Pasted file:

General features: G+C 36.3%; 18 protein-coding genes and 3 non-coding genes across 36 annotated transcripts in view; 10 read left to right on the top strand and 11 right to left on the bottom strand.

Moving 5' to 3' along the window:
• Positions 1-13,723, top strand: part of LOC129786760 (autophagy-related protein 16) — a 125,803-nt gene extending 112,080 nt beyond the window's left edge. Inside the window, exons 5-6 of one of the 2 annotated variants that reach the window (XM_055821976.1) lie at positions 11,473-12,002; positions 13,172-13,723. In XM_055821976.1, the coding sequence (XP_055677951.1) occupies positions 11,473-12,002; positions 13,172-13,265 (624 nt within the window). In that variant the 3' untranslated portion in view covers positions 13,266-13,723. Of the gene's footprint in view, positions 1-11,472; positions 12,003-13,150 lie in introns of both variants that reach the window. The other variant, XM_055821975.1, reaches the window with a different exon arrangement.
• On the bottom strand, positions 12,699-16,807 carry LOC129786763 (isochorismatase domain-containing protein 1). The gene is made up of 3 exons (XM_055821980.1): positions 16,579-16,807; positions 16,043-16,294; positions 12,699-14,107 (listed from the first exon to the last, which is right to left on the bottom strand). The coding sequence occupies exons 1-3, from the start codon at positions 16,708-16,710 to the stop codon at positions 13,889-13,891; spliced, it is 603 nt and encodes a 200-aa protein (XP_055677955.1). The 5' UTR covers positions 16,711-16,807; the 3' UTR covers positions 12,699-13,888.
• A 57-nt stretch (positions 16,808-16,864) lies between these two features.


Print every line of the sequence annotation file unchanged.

General features: G+C 36.3%; 18 protein-coding genes and 3 non-coding genes across 36 annotated transcripts in view; 10 read left to right on the top strand and 11 right to left on the bottom strand.

Moving 5' to 3' along the window:
• Positions 1-13,723, top strand: part of LOC129786760 (autophagy-related protein 16) — a 125,803-nt gene extending 112,080 nt beyond the window's left edge. Inside the window, exons 5-6 of one of the 2 annotated variants that reach the window (XM_055821976.1) lie at positions 11,473-12,002; positions 13,172-13,723. In XM_055821976.1, the coding sequence (XP_055677951.1) occupies positions 11,473-12,002; positions 13,172-13,265 (624 nt within the window). In that variant the 3' untranslated portion in view covers positions 13,266-13,723. Of the gene's footprint in view, positions 1-11,472; positions 12,003-13,150 lie in introns of both variants that reach the window. The other variant, XM_055821975.1, reaches the window with a different exon arrangement.
• On the bottom strand, positions 12,699-16,807 carry LOC129786763 (isochorismatase domain-containing protein 1). The gene is made up of 3 exons (XM_055821980.1): positions 16,579-16,807; positions 16,043-16,294; positions 12,699-14,107 (listed from the first exon to the last, which is right to left on the bottom strand). The coding sequence occupies exons 1-3, from the start codon at positions 16,708-16,710 to the stop codon at positions 13,889-13,891; spliced, it is 603 nt and encodes a 200-aa protein (XP_055677955.1). The 5' UTR covers positions 16,711-16,807; the 3' UTR covers positions 12,699-13,888.
• A 57-nt stretch (positions 16,808-16,864) lies between these two features.